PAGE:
-Amazing California sunshine before sweater and scarf wearing weather hits.
-A sweet sweet husband who makes sure I’m fed. If left to my own devices I would subsist on frozen Trader Joe’s food, but instead I have a man on a crockpot kick who just made me a hearty autumn butternut squash stew.
-The satiny succulent stomach skin of my beautiful baby boy. And his chubby little feet. And his smile. Ok, the whole dang baby.
-Living in a city where I can take dogs to the beach and run in the sand with a backdrop of the Golden Gate Bridge. Gorgeous.
-I have running water in my house unlike a staggering number of people in the world, and can take a nice, hot shower whenever I want to (or whenever aforementioned baby will allow it, and he’s finally sleeping, so off I go!)
What are you grateful for today?
I’ve lived in San Francisco for almost eight years now. For the first two years and this last year, The Mission District has been my ‘hood, and one of the best ways to see what The Mission is all about is to see Carnaval.
Carnaval is a festival of flesh, rythym, color, and life. It is a party everyone is welcome to, and you cannot help but dance with joy as you get closer to the sounds of samba and drumming and cheering, then watch the parade of feathers, floats, and freedom to be me and you and we. There are ethnic groups of all kinds, people of all ages, and everyone shakes their booties together.
Come down to the parade, Sunday May 24, and celebrate Mission style. Have a happy Memorial Day weekend, and check back next week to hear about the big time birthday surprise I’m planning for my hubby!
I’ve recently had some exciting celebrity sightings. No, not big time Brangelina types, but more of the local variety. San Francisco has a cast of characters who have become standouts in the local scene due to their wild eccentricities and vast amounts of time in the public eye. I hardly ever go downtown, but am always thrilled when I venture there and see familiar faces.
I saw the twins dining in the window of a restaurant on Post Street the other day, in matching purple blazers and white cowboy hats. As we honked and waved from the car, one peeked up, nudged her cohort and they both smiled and waved like Miss America pageant contestants. Before I moved here, nearly eight years ago, I would see the sassy septuagenarians struttin’ their stuff almost every time I visited the city, always in outrageous matching outfits – leopard print coats, blingy shoes, and crazy hats on perfect ‘dos – so it warmed my heart to see they are still at it in their eighties.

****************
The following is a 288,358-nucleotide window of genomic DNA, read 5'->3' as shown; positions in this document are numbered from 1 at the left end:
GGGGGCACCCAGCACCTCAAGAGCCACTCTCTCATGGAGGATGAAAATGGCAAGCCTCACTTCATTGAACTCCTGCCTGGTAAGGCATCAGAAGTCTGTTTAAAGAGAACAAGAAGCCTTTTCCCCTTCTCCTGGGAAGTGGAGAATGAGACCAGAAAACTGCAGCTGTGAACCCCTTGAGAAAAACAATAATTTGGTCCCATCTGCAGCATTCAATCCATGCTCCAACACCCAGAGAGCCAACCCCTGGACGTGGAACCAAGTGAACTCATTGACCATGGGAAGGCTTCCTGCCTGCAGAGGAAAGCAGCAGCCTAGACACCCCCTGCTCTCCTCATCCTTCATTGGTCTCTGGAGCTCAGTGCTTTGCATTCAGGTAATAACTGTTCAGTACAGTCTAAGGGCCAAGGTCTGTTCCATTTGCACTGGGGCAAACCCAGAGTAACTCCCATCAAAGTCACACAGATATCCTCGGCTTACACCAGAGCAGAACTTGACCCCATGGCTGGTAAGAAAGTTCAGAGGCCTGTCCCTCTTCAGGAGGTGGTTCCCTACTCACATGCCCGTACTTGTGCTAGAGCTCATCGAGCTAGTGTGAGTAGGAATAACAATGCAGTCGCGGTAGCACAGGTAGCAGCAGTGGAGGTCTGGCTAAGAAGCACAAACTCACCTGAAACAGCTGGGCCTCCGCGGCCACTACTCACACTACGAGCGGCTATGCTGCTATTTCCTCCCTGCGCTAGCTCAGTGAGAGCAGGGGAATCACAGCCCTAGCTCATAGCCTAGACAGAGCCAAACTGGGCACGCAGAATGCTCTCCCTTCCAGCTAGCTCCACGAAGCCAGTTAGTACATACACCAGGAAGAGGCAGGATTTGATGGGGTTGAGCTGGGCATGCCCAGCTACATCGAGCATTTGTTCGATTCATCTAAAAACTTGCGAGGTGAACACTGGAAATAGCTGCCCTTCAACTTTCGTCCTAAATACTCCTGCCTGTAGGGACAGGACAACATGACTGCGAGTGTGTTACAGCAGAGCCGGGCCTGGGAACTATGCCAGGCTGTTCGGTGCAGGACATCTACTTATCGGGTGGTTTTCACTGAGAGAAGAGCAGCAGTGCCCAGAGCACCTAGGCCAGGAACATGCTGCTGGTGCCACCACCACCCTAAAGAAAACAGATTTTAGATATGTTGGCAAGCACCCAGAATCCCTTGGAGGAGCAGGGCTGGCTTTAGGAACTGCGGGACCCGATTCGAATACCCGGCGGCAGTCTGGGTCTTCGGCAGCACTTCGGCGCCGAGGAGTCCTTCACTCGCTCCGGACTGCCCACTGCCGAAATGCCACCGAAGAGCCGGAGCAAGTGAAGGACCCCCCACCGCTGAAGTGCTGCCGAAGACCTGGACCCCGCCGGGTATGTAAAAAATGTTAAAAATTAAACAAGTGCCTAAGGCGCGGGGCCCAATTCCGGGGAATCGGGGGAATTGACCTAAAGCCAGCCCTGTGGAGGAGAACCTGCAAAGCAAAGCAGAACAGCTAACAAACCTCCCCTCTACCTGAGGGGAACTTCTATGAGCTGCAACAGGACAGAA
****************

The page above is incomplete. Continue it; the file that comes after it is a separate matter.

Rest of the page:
I saw a new one recently. My husband told me that he saw a man who had trained a rat to stand on a cat standing on a dog. No way, I thought, must be fake. But there they were outside of Macy’s on Union Square last week. An old black dog lay next to a scruffy man in black sitting on the sidewalk. Next to them lay a gray cat, and on its back was a white rat curled up asleep. They weren’t doing their acrobatic act, but their coziness with each other was sufficiently impressive.
What is their story? At what point does one decide “I’m going to train naturally adversarial animals to work together and take it on the road?” Or “my twin and I are going to dress alike and parade around town together as long as we live”? How did Frank Chu, the omnipresent sign-toting cause-protesting guy, get started? When did lightning strike the Bushman to start scaring the hell out of people for laughs down on Fisherman’s Wharf? They’re certainly living creatively, most likely with a good dose of crazy thrown in. Maybe they wonder how the rest of us can live such boring lives. In any case, I’m glad they’re around to wake us up now and again.